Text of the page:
, Volume 79, Supplement 10, pp 1745–1758 | Cite as

Ceteris Paribus Laws Need Machines to Generate Them

  • John PembertonEmail author
  • Nancy Cartwright
Original Article


Most of the regularities that get represented as ‘laws’ in our sciences arise from, and are to be found regularly associated with, the successful operation of a nomological machine. Reference to the nomological machine must be included in the cp-clause of a cp-law if the entire cp-claim is to be true. We agree, for example, ‘ceteris paribus aspirins cure headaches’, but insist that they can only do so when swallowed by someone with the right physiological makeup and a headache. Besides providing a necessary condition on the truth of the cp-law claim, recognising the nomological machine has great practical importance. Referring to the nomological machine makes explicit where the regularities are to be found, which is of central importance to the use of cp-laws for prediction and manipulation. Equally important, bringing the nomological machine to the fore brings into focus the make-up of the machine—its parts, their powers and their arrangements—and its context case-by-case.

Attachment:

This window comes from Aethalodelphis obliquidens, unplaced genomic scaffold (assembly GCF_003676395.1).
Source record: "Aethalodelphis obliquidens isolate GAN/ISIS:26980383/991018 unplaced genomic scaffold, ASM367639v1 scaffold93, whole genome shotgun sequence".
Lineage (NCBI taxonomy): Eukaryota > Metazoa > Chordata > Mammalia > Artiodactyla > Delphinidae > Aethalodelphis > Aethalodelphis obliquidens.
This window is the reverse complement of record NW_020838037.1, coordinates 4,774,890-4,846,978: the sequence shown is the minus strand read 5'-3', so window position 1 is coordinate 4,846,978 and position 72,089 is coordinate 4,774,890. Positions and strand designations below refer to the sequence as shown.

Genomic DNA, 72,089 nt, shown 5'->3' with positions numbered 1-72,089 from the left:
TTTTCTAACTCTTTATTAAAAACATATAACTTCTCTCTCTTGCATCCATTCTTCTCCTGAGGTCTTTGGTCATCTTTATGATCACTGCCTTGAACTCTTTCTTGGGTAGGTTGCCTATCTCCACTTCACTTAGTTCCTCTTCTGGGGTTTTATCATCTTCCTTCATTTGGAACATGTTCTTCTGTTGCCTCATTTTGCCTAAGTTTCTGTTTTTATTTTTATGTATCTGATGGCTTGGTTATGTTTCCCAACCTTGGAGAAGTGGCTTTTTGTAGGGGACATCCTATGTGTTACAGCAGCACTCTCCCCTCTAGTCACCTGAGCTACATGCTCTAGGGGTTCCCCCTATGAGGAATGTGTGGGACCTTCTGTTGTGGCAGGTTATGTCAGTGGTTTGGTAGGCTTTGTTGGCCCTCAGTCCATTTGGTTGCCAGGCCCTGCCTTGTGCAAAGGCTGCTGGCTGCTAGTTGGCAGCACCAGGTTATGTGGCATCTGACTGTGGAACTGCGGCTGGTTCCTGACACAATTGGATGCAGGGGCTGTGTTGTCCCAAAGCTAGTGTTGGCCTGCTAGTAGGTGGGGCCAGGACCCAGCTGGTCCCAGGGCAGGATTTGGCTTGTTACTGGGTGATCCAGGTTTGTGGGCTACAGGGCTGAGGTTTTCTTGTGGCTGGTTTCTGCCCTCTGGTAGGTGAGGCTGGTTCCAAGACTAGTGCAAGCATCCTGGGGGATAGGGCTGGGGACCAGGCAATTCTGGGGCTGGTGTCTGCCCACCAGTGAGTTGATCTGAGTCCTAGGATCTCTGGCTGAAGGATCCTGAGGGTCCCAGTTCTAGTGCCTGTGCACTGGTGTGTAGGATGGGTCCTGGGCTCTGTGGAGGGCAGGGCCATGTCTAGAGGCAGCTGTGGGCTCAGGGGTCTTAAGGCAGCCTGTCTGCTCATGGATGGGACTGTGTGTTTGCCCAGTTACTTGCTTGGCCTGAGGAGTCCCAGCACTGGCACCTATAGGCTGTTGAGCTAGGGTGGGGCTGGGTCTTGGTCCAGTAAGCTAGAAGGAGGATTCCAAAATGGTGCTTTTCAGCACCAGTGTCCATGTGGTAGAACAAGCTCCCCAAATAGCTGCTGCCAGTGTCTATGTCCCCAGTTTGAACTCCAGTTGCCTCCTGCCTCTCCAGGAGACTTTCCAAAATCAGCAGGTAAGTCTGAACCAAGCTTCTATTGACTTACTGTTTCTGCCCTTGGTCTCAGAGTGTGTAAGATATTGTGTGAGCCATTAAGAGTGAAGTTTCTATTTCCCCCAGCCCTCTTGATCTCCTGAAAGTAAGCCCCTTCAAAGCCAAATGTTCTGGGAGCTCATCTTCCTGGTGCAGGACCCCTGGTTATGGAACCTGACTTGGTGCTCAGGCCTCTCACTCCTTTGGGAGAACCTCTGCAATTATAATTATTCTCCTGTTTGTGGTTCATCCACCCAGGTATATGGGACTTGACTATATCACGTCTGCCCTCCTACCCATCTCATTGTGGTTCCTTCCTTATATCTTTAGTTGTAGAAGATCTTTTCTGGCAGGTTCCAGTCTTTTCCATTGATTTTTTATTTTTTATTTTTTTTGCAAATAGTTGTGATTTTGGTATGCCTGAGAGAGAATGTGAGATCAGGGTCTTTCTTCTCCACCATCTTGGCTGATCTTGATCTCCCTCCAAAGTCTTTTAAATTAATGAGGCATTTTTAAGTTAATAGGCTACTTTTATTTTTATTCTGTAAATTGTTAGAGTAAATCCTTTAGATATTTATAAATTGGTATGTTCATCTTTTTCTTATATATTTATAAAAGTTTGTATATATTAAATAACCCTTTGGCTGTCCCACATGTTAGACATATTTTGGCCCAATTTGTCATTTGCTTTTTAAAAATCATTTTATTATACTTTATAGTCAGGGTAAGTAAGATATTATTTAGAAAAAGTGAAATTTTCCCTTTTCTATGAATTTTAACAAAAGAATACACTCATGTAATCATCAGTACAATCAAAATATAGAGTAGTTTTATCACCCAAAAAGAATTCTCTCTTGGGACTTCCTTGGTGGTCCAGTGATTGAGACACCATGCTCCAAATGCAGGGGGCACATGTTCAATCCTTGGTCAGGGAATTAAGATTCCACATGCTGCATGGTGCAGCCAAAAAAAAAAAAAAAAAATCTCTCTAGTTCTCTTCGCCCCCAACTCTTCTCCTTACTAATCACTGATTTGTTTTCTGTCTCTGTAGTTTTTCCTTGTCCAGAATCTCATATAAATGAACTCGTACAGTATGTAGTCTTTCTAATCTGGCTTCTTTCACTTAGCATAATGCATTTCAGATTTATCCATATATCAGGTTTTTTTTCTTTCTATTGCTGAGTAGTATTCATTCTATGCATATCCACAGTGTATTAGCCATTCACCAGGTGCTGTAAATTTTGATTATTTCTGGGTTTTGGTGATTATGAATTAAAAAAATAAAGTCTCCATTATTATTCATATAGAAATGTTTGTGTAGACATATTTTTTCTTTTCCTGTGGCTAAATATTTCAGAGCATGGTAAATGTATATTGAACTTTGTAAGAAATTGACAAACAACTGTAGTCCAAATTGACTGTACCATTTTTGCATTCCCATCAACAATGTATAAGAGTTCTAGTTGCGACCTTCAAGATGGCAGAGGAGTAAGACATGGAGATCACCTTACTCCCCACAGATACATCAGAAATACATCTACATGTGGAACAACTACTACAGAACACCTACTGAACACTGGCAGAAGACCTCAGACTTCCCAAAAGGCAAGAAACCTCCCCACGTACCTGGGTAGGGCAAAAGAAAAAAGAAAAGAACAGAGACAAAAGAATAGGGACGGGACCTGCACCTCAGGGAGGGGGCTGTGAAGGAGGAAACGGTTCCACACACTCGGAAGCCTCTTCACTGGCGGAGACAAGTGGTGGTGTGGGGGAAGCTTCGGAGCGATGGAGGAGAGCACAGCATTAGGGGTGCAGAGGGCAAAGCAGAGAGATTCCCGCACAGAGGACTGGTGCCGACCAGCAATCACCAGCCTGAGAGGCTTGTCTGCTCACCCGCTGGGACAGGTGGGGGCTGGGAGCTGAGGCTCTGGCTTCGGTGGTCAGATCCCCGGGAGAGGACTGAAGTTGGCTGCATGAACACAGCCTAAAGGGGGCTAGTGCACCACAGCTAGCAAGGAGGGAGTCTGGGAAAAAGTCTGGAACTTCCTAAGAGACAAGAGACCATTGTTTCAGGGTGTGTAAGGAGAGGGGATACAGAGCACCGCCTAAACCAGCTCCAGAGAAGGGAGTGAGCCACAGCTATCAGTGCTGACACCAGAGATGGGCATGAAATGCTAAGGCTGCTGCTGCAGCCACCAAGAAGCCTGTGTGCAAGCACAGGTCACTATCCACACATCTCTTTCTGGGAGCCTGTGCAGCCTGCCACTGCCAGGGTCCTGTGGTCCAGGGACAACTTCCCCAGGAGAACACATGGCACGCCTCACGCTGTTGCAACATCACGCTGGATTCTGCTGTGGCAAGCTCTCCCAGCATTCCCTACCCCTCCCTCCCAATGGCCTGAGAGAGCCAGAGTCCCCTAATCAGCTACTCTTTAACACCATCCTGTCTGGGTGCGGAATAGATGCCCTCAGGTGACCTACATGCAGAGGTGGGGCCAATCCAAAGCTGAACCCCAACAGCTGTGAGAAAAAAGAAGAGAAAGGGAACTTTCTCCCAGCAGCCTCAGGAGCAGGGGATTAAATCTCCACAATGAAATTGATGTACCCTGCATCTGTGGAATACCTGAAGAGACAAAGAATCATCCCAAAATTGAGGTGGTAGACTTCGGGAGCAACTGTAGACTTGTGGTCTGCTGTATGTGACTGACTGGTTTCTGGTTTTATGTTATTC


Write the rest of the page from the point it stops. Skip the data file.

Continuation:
Change Process Causal Claim Child Malnutrition Machine Structure Machine Arrangement 
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Copyright information

© Springer Science+Business Media Dordrecht 2014

Authors and Affiliations

  1. 1.Centre for the Philosophy of the Natural and Social Sciences (CPNSS)London School of Economics (LSE)LondonUK
  2. 2.Department of PhilosophyDurham UniversityDurhamUK

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